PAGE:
Because there is a worldwide shortage of organs for clinical implantation, about 60% of patients awaiting replacement organs die on the waiting list. Recent advances in understanding the mechanisms of transplant organ rejection have brought science to a stage where it is reasonable to consider that organs from other species, probably pigs, may soon be engineered to minimize the risk of serious rejection and used as an alternative to human tissues, possibly ending organ shortages.
Other procedures, some of which are being carefully investigated in early clinical trials, aim to use cells or tissues from other species to treat life-threatening and debilitating illnesses such as cancer, diabetes, liver failure and Parkinson's disease. If vitrification can be perfected it could allow for long-term storage of xenogenic cells, tissues and organs so they would be more readily available for transplant.
There are only a few published successful xenotransplant procedures. Some patients who were in need of liver transplants were able to use pig livers that were on a trolley by their bedside successfully until a proper donor liver was available.
Cross-species transplants are more likely to produce host-vs-graft or graft-vs-host reactions than same-species transplants, because of the lack of antigenic similarity. Organisms which have been genetically engineered to reduce this difference have been produced but are not yet used to any significant degree in medical care.
A worrisome element of xenotransplantation is the potential for infectious disease to spread from the donor animal, which is called xenozoonosis. One example is porcine endogenous retroviruses (PERVs) which are viruses within pigs that pigs are immune to, but can infect isolated human cells in cell culture. Some recipients of pig neural cell transplants have had to agree to never donate blood, take frequent blood tests and use safe sex methods for the rest of their lives due to the risk of spreading such viruses. However, the patients who have received these pig cell transplants have yet to show any PERV-type infection. The situation with other animals is currently unknown.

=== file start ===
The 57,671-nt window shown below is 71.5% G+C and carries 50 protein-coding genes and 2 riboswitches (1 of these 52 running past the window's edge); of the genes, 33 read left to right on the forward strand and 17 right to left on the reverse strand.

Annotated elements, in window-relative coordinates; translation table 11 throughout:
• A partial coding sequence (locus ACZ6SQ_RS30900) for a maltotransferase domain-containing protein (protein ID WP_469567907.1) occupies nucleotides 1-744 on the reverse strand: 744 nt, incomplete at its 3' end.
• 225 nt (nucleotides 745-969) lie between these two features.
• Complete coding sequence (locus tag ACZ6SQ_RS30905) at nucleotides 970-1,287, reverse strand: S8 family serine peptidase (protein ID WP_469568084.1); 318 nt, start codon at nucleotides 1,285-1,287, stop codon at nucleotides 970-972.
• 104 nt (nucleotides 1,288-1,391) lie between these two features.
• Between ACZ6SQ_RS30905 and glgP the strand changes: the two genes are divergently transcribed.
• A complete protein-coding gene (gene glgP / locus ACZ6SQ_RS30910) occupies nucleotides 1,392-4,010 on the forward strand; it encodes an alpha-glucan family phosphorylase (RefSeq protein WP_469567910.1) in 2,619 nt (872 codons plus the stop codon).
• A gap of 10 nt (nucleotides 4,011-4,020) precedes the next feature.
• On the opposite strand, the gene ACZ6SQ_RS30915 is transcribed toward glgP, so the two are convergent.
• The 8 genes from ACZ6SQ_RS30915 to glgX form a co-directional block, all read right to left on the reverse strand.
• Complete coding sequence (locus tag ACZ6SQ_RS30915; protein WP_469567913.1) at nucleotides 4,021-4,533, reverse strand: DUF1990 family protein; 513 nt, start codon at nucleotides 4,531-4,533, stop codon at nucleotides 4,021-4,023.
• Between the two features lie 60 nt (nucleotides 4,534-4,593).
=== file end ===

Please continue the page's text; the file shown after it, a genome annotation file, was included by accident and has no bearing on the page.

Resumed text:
In general, however, the use of pig and cow tissue in humans has been met with little resistance. The tissue is harvested from agricultural animals that were already being butchered, which is less offensive to most people than the idea of raising a primate (which due to its genetic similarity would produce more suitable organs for transplants to humans) solely as an organ donor. Similarly, while some individual Jews may not wish to receive a pig valve based on their personal beliefs, the rabbinical view is that the use of pig valves in humans is not a violation of kashruth law. In fact, killing a pig in order to save a human life is a requirement in the Jewish faith, under the laws of pikuach nefesh.
In 2005, the Australian National Health and Medical Research Council declared a five-year moratorium on all animal-to-human transplantation, concluding that the risks of transmission of animal viruses to patients and the wider community have not yet been resolved .